The MOT testing guide


In the UK, over 60% of cars and vans failed* their first-check MOT. But why are so many vehicles falling short of the annual test?

According to government data, faulty steering, brakes and suspension are common failure items when light commercial vehicles are tested. Other issues include worn or damaged tyres, cracked windscreens and faulty lights.

Fortunately, there are some simple at-home checks to increase the chance of a first-time pass and avoid unexpected downtime. Below are the most common reasons for a failed MOT and how to prevent them.

While garages check for a whole host of issues, there are a few easy things you can look for at home.

What is an MOT?

MOT stands for Ministry of Transport (the now-defunct government department), and the annual test checks that your vehicle meets road safety and environmental standards.

Cars and most vans need an MOT when it’s three years old and every year after that. Some historic classic cars are exempt from MOTs which you can read about in our classic car MOT guide.

Vehicle MOT rules and costs

Driving your vehicle or parking on the road without a valid MOT is illegal and invalidates your motor insurance. Many people believe that there’s a 14-day grace period, but this is untrue and if caught, you can be fined up to £1,000. This fine increases to £2,500, plus penalty points, if you’re knowingly driving a dangerous vehicle.

If you’re unsure when your MOT is due, you can use the government MOT checker. You can also sign up for the free MOT reminder service where you'll get a text or email one month before your car, van or motorbike is due for its MOT.

If you’ve forgotten to renew your MOT, you can legally drive to a local test centre. But this must be reasonably close and if stopped by the police you need to prove where you’re driving to.

How much does an MOT cost?

The UK government caps MOT costs depending on the category. Garages don’t have to charge the full amount, with many staying competitive by charging less. Below are the charges for common vehicle MOTs.

  • An MOT for vehicles up to 3,000kg gross weight and cars up to eight passenger seats (class 4) is capped at £54.85.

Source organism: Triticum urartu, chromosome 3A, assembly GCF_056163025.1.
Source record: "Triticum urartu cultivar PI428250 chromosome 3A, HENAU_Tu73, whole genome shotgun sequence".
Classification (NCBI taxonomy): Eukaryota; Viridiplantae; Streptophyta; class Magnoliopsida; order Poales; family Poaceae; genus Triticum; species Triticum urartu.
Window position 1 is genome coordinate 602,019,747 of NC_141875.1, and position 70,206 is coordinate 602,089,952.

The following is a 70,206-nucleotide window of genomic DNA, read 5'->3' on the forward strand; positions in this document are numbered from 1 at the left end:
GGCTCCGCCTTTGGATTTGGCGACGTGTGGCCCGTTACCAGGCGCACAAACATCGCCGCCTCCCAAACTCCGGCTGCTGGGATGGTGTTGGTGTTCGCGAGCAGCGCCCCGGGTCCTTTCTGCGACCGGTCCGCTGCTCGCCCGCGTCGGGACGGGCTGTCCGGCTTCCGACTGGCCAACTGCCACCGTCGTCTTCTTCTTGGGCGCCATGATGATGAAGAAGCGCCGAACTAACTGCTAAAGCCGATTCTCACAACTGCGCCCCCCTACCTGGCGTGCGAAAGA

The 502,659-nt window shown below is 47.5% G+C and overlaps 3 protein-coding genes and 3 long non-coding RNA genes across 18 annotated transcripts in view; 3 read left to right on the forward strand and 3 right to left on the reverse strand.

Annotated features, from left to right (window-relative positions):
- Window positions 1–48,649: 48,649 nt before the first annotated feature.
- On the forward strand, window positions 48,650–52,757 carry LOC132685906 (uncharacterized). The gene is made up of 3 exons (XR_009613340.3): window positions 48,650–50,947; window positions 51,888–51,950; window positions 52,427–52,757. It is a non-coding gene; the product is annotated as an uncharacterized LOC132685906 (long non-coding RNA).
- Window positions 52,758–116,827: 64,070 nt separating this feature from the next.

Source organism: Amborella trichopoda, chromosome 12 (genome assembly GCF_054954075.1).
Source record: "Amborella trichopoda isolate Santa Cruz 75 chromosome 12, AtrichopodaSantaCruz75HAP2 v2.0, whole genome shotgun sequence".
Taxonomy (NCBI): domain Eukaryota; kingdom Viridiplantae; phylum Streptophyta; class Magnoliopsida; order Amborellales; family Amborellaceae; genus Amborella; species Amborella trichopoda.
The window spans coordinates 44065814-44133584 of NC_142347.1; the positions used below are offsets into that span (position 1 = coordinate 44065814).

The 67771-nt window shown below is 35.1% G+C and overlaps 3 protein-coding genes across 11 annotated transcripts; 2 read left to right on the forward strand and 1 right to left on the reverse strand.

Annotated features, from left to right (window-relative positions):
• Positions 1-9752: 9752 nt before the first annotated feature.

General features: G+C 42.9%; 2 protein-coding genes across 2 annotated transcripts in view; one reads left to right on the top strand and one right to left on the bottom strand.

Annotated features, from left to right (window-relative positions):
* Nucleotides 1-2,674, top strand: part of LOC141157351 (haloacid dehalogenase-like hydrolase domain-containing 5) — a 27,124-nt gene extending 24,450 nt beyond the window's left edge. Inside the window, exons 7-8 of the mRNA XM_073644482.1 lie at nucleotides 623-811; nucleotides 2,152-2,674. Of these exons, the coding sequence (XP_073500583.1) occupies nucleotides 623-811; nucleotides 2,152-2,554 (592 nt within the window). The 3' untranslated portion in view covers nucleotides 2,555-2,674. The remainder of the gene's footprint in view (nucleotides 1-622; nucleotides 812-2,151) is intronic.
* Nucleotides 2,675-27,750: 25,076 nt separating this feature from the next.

• An MOT for good vehicles (usually vans) from 3,000kg to 3,500kg gross weight (class 7) is capped up at £58.60.

For more information, check the government MOT fees.

MOT 2 brakes

How to prepare for your MOT

Here are five effective things you can do at home before your MOT:

  1. Clean out the clutter from your vehicle – an examiner can refuse to carry out the MOT if your vehicle is excessively dirty or filled with rubbish.
  2. Check your horn work – a broken horn can lead to a failed MOT, so give it a honk before you go.
  3. Clean your number plates – both the front and back number plates must be readable to pass.
  4. Make sure ALL lights work – check your headlights, tail lights, sidelights, indicators, brake lights, registration plate lights, fog lights and hazard lights and replace them if broken
  5. Top up all fluids – your screen wash and brake fluid should be topped up to avoid a failed MOT

Common reasons your vehicle fails its MOT and what to do

Now you know when your MOT is, what happens if you don’t have a valid certificate and quick ways to prepare for an MOT, here are common fail-points and how to prevent them.

MOT 3 - tyres

Tyre Safe/Adam Fradgley


To avoid failing your MOT, you should check your tyre pressure against your manufacturer’s instructions, filling them up if needed to improve handling and braking performance.

You should also check for uneven wear which could indicate a steering fault and affect your vehicle’s ability to grip the road. If one tyre regularly drops pressure, get it checked by your local garage or tyre specialist as it may have a nail or other object in the tread. Look for splits, tears or bulges in the sidewalls as it may be a slow puncture too.

Check your tread depth by placing a 20p coin into the main tread. If you can see the outer border, your tyre is either approaching or has already reached the legal limit of 1.6mm, and you’ll need to replace it. While the legal limit is 1.6mm, 3mm is recommended for driving safely.